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Low vitamin D status is associated with anaemia in hospitalised cats

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Original languageEnglish
JournalVeterinary Record
Early online date17 Feb 2020
Publication statusE-pub ahead of print - 17 Feb 2020


BACKGROUND: The major physiological role of vitamin D has traditionally been considered to be the regulation of calcium homeostasis and maintenance of skeletal health. However, there is increasing evidence that vitamin D influences a wider range of physiological processes including erythropoiesis. Vitamin D (25-hydroxyvitamin D, 25(OH)D) deficiency concentrations have been associated with anaemia in human beings. In contrast, the relationship between vitamin D status and erythropoiesis has not been investigated in cats.

METHODS: Clinical records of cats consecutively presenting between November 2013 and February 2015 were reviewed. For each cat, data including sex, age, breed, serum albumin and creatinine concentrations, and appetite scores were extracted. A multivariable linear regression model was constructed to examine the relationship between 25(OH)D concentrations and these variables.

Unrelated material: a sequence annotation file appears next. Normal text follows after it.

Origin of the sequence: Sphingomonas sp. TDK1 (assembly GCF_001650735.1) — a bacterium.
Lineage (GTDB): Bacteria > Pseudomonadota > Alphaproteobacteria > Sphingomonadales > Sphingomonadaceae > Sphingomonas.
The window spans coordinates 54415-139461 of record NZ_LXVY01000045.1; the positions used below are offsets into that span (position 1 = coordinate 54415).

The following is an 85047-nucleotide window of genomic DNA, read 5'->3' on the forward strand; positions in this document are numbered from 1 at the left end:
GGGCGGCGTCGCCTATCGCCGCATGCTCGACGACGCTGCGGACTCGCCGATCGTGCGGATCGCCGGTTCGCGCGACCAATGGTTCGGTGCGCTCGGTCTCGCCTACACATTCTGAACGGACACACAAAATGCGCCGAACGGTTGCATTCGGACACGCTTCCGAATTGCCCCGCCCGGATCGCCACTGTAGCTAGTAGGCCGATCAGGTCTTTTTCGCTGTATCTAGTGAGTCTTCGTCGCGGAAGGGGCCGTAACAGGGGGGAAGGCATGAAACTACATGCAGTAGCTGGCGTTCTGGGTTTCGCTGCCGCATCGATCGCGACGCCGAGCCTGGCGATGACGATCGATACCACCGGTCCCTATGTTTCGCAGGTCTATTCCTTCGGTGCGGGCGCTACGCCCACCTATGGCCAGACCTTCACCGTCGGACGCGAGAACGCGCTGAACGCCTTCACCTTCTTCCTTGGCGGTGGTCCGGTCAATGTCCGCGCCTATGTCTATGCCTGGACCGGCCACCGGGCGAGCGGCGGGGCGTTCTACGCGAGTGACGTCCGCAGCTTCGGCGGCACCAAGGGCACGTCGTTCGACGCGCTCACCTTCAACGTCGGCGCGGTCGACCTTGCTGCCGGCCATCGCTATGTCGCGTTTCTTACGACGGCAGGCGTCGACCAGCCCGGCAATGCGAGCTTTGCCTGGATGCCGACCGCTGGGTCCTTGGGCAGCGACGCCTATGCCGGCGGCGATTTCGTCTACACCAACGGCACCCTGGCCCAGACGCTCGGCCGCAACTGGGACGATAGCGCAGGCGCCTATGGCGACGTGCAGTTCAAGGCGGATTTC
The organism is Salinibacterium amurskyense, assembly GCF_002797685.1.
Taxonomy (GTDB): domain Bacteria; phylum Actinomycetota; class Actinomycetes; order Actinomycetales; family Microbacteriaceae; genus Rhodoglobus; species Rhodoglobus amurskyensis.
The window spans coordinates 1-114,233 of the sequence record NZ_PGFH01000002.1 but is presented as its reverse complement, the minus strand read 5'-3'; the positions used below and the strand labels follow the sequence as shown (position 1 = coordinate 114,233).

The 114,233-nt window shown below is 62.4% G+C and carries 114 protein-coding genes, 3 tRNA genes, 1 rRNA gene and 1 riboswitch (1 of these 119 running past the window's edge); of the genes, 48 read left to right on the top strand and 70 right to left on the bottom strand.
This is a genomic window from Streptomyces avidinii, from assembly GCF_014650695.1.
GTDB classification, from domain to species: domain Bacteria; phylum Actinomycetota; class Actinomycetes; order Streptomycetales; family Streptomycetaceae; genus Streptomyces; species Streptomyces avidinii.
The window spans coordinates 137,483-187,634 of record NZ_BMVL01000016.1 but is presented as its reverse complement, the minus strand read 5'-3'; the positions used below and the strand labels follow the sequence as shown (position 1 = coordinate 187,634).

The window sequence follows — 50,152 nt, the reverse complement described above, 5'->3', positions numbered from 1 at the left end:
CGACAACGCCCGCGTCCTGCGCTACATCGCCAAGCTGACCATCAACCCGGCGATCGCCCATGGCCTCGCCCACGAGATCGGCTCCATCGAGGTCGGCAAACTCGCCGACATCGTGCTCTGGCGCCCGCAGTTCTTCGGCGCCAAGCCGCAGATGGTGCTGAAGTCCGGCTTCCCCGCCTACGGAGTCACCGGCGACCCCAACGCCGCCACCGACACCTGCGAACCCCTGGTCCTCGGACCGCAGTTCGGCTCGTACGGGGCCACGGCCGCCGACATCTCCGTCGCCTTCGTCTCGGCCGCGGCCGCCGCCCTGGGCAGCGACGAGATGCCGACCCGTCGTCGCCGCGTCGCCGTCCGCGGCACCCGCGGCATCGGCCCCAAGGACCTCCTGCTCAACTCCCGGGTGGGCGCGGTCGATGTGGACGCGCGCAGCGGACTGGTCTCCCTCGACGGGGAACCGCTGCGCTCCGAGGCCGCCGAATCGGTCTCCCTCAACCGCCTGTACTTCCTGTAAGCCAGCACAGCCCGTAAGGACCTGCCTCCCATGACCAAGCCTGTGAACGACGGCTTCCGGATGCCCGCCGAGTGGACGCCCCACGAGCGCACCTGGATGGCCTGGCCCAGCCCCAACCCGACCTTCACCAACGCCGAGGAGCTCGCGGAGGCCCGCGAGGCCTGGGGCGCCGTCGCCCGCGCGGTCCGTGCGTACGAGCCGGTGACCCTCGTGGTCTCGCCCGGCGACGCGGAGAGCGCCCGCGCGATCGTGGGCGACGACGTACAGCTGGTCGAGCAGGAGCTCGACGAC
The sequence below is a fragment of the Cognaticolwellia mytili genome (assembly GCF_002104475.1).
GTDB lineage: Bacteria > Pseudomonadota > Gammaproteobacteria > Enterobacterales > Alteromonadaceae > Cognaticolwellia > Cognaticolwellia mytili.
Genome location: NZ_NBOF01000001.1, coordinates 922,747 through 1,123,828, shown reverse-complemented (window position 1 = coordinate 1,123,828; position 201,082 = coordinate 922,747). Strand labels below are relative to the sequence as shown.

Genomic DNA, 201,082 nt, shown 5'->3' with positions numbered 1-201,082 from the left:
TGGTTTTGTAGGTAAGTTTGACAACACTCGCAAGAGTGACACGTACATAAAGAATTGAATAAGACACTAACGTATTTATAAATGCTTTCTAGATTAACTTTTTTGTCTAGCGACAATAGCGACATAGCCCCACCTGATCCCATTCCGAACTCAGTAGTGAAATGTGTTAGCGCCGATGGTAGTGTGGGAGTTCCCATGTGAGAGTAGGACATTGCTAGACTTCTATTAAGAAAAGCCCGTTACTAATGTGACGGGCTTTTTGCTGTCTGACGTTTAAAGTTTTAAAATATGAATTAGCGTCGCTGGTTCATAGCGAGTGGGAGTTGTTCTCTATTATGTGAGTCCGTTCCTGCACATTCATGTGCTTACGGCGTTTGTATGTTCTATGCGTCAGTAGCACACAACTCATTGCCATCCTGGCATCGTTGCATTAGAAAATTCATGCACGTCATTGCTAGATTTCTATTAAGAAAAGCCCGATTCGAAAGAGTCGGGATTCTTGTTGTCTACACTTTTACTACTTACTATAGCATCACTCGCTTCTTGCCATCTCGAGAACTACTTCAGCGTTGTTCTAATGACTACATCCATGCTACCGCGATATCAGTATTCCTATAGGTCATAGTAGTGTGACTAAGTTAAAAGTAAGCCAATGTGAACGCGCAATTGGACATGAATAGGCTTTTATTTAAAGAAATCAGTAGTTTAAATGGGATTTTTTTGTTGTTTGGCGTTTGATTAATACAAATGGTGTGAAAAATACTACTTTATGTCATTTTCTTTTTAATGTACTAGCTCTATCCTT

RESULTS: Cats with anaemia had significantly lower 25(OH)D concentrations (median 49.5 nmol/l, n=31) than cats with packed cell volume above the lower limit of the reference range (median 109.0 nmol/l, n=130) (P<0.001). A binary logistic regression found that red blood cell count and mean corpuscular volume were negatively correlated with serum 25(OH)D concentrations (P<0.001 and P=0.007, respectively).

CONCLUSION: Vitamin D (25(OH)D) concentration is positively associated with red blood cell count and mean corpuscular volume in cats with a wide range of different illnesses.

    Research areas

  • 25 Hydroxyvitamin D, Vitamin D, Feline, Mean corpuscular volume, Red blood cell count

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